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Many experienced contractors find themselves working for more than one client or on multiple projects. Whilst this brings with it a range of benefits including more money, more experience and more contacts managing the different workloads, relationships and projects becomes a job in itself.

Bad management is likely to lead to further problems, an unhappy client and not delivering the project to the standard expected is not what you or either client would want.

Here we look at tips and ideas to help manage both successfully.

Stay in control

Remember the reasons you first got into contracting was to be your own boss so don’t let taking more then one contract overwhelm you and allow your clients to rule your life. Splitting your time and priorities with multiple assignments is likely to throw up a whole new set of challenges. With each one take your time and do what is right for you, don’t be dictated at by your client where it is likely to adversely affect you.

You may for example find yourself with a deadline brought forward by a client unexpectedly, leaving no time for the other client. Remember communication is the key here, only agree to what you can achieve otherwise you will be worse off, letting the other client down is not a good idea.

Lastly remember you can say no, with the bills stacking up and or your eye on that expensive new car it is easy to say yes to every piece of work offered to you. However, if you cannot achieve the work you will only do yourself more harm in the long term. Know your limits and what you want to achieve, as hard as it may be sometimes saying no is actually the right thing to do.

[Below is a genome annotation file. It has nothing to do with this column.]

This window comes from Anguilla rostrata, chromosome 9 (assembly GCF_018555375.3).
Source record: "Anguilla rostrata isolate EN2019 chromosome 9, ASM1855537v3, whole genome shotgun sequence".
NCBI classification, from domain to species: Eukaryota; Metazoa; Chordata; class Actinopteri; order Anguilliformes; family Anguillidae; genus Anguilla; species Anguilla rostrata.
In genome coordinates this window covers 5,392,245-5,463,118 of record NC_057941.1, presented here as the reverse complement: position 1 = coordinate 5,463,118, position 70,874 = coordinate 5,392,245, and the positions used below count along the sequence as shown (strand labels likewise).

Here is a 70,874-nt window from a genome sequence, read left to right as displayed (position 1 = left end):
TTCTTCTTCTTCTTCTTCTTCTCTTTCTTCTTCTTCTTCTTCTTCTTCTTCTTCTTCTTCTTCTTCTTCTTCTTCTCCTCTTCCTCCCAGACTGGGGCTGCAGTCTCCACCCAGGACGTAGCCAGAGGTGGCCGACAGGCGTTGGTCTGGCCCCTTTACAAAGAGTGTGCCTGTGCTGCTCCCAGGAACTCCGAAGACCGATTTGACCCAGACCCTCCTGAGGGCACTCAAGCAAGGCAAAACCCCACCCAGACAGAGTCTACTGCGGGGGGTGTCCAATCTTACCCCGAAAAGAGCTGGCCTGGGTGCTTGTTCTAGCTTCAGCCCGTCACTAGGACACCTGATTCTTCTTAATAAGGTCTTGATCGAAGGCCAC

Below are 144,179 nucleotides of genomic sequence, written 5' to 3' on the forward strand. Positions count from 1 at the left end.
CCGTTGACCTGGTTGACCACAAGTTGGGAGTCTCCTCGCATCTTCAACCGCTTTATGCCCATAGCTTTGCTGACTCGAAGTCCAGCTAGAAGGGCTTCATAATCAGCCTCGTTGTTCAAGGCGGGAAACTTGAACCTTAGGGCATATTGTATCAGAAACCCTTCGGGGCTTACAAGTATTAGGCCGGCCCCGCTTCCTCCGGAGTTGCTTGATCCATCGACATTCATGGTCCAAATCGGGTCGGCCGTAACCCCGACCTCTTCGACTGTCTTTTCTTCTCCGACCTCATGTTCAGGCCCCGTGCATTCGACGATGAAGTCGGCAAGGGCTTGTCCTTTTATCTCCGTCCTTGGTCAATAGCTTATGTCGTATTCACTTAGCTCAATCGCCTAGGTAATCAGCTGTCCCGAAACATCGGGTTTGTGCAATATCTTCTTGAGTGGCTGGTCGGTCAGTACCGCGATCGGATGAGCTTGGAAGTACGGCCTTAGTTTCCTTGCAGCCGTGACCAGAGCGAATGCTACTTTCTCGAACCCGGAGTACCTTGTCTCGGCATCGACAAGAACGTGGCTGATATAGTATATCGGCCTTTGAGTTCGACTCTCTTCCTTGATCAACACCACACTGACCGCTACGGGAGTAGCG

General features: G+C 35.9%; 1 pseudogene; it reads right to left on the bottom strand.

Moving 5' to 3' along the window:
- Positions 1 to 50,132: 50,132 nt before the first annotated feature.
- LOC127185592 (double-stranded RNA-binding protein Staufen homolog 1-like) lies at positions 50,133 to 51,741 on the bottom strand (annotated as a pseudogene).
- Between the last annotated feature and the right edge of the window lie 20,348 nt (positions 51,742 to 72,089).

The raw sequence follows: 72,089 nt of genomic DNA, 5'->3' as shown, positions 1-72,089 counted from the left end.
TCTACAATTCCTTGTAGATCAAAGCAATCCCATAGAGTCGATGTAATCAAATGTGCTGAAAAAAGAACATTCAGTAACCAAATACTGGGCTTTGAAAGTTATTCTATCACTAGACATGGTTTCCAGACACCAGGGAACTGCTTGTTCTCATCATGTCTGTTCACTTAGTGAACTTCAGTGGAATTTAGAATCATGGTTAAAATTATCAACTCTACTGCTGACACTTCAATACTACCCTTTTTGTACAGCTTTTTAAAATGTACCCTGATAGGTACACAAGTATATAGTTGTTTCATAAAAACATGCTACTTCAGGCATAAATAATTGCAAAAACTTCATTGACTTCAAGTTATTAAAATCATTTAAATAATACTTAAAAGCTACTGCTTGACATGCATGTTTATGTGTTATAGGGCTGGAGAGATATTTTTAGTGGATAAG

Organise and prioritise

Planning and structuring is always important but more so then usual when you have multiple priorities. The simple things like having a calendar, organising your emails, scheduling meetings allows you to manage both clients more effectively.

Also, having set times to work on each project is a good idea to ensure you are doing justice to the work and are not distracted. Having pre-set times also allows you to balance both client’s needs, where a deadline is approaching you may need to focus more on one client. Keeping a record of time spent on each client may also be important for billing purposes where you are charging at a specific rate as well as at the end of the assignment you can review time spent versus amount billed to monitor profitability, this can be a great learning exercise for when you look to secure your next contract.

Consider subcontracting or outsourcing

Where it is impossible to complete both sets of work to the required standard alone consider bringing in some help. Depending on the circumstances you can employ someone or use the services of another contractor like yourself or even outsource. Before taking the leap carefully consider the person and if they have the required skills, after all it is your reputation on the line. Other important considerations include ensuring by using another person you are not in breach of the terms of your contract and making sure the contract is still profitable after paying for that helping hand.

It is also very important to look at both contracts carefully to ensure you are not in breach of any terms by working for more than one client, most contracts these days have a clause allowing you to offer your services to other third parties however occasionally a restriction may apply re working with certain competitors for a specified time period.